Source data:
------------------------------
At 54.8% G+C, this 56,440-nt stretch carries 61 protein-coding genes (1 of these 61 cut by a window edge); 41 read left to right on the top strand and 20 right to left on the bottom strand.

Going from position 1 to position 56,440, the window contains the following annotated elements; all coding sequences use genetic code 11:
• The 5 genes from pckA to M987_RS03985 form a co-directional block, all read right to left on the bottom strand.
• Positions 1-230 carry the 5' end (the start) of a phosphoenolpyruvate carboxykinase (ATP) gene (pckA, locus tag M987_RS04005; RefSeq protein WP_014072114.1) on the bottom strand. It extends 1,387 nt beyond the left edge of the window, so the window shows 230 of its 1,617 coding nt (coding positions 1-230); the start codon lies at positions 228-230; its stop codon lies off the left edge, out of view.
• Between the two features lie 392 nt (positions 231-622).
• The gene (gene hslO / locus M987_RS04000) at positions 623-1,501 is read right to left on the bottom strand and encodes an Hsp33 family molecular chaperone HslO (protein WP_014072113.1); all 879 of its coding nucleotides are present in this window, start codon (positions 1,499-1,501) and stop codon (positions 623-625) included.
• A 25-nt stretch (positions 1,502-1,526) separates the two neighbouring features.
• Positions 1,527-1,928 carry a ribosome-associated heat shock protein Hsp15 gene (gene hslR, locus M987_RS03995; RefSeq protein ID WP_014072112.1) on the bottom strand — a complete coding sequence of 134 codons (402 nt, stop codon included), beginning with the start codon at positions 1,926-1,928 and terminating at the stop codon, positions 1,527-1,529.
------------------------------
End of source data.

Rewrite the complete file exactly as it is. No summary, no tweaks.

At 54.8% G+C, this 56,440-nt stretch carries 61 protein-coding genes (1 of these 61 cut by a window edge); 41 read left to right on the top strand and 20 right to left on the bottom strand.

Going from position 1 to position 56,440, the window contains the following annotated elements; all coding sequences use genetic code 11:
• The 5 genes from pckA to M987_RS03985 form a co-directional block, all read right to left on the bottom strand.
• Positions 1-230 carry the 5' end (the start) of a phosphoenolpyruvate carboxykinase (ATP) gene (pckA, locus tag M987_RS04005; RefSeq protein WP_014072114.1) on the bottom strand. It extends 1,387 nt beyond the left edge of the window, so the window shows 230 of its 1,617 coding nt (coding positions 1-230); the start codon lies at positions 228-230; its stop codon lies off the left edge, out of view.
• Between the two features lie 392 nt (positions 231-622).
• The gene (gene hslO / locus M987_RS04000) at positions 623-1,501 is read right to left on the bottom strand and encodes an Hsp33 family molecular chaperone HslO (protein WP_014072113.1); all 879 of its coding nucleotides are present in this window, start codon (positions 1,499-1,501) and stop codon (positions 623-625) included.
• A 25-nt stretch (positions 1,502-1,526) separates the two neighbouring features.
• Positions 1,527-1,928 carry a ribosome-associated heat shock protein Hsp15 gene (gene hslR, locus M987_RS03995; RefSeq protein ID WP_014072112.1) on the bottom strand — a complete coding sequence of 134 codons (402 nt, stop codon included), beginning with the start codon at positions 1,926-1,928 and terminating at the stop codon, positions 1,527-1,529.